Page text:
Today, it seems that MacWorld, Engadget and other sites has gotten their hands on the iPhone 4 on Verizon’s network.

As a lot of you already know, there no new features on the Verizon iPhone, only the the obvious: that it runs on Verizon’s CDMA Network.


That’s what this new iPhone is: a redesign of the iPhone 4 that works with CDMA cellular networks. If you want to switch from AT&T to Verizon, you’ll need a new phone. If you get this phone, you can’t take it to AT&T later, nor can you roam internationally in as many countries, since CDMA is much less popular worldwide than GSM.

The Verizon or CMDA version of the iPhone 4 comes with IOS 4.2.6. The only new feature that comes with this update is the Personal Hotspot, which allows you to tether or share your iPhone 4 data with other devices.


The CDMA version of the iPhone 4 ships with a new version of the iOS, 4.2.6. Presumably the software is full of modifications that allow the iOS to drive the new CDMA radio hardware, but the only noticeable change in features available to regular users is the introduction of the new Personal Hotspot capability.

One of the feature that the iPhone 4 losses on Verizon’s Network or being a CDMA model is that you won’t be able to talk while you use the internet; use voice and data simultaneously. The Verizon iPhone will only do one at a time.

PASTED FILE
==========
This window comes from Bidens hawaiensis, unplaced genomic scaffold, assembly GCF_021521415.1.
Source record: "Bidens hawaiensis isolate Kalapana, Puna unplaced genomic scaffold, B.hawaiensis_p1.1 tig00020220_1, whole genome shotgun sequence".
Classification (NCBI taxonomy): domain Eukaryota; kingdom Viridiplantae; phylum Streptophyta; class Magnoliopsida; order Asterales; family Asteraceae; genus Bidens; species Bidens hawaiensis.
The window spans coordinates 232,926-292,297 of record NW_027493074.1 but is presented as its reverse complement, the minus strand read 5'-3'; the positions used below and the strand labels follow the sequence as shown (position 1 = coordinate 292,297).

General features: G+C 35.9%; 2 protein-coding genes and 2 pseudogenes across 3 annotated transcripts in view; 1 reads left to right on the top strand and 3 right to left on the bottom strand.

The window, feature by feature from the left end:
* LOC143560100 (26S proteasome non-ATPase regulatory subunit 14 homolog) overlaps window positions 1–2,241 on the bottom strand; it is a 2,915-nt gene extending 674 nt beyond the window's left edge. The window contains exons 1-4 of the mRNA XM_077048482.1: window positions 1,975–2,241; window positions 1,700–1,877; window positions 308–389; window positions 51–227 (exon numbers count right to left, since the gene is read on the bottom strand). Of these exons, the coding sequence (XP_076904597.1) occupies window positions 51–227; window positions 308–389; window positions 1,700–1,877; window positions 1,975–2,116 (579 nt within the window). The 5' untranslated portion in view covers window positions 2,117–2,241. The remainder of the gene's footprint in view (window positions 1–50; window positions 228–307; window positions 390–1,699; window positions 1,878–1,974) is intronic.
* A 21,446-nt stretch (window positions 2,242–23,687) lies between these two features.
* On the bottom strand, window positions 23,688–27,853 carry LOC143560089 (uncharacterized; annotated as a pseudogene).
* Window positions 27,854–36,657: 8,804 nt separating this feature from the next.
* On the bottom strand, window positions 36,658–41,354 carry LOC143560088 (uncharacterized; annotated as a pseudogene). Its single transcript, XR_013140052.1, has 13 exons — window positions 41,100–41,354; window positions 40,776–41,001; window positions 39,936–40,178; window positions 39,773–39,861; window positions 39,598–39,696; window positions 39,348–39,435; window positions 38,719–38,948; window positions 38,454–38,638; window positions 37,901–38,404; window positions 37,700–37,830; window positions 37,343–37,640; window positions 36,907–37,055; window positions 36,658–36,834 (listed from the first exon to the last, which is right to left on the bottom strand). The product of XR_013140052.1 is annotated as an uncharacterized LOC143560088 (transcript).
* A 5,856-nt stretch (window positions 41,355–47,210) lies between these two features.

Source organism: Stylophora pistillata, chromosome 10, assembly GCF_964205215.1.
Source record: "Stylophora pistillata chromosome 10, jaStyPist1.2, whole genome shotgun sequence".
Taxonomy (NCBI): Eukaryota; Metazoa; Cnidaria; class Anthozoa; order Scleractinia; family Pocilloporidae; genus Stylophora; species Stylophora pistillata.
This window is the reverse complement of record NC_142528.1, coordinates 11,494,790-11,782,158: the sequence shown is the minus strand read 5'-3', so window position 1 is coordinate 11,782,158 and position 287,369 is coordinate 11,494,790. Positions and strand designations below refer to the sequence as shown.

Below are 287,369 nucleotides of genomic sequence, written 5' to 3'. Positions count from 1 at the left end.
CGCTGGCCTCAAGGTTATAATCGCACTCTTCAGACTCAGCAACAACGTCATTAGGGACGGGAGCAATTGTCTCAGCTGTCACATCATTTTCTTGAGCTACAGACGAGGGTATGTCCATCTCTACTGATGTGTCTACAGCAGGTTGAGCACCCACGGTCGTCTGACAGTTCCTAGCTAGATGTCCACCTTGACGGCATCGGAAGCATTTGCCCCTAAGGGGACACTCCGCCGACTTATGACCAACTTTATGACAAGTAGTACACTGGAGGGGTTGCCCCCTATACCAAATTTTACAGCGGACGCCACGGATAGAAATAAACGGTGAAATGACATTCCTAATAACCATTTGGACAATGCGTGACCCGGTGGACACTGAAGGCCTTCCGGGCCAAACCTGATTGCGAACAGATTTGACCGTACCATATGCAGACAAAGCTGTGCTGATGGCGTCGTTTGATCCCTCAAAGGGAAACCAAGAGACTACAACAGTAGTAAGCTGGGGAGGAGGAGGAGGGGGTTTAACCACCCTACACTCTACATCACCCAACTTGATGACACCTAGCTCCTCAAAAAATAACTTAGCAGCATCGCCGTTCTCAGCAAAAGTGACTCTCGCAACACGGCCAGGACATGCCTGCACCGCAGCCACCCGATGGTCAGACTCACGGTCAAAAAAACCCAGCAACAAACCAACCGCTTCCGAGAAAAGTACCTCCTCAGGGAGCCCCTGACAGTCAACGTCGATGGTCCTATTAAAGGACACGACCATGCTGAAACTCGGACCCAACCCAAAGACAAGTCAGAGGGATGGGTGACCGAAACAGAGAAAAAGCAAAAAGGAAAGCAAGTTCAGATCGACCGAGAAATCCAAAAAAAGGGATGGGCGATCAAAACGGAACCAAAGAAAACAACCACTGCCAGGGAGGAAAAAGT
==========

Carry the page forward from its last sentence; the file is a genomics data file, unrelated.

Adopting the CDMA cellular standard does force this iPhone 4 to take one step back—back to the days of the original iPhone, in fact. Unlike AT&T’s 3G network, which can transmit data and voice simultaneously, the Verizon 3G network can only do one or the other.

Engadget has tested the data speed  and compared it with AT&T and here are the results they have gotten:

As all that being said, you should pick your iPhone 4 based on which carrier has better coverage around your area. But in my opinion, if both carrier got good coverage around your area, you should stick with AT&T. With AT&T, you can switch your SIM card to any other phone fast without have to call to get activated. You will also still have the ability to use the internet and voice at the same time.

[Via MacWorld and Engadget]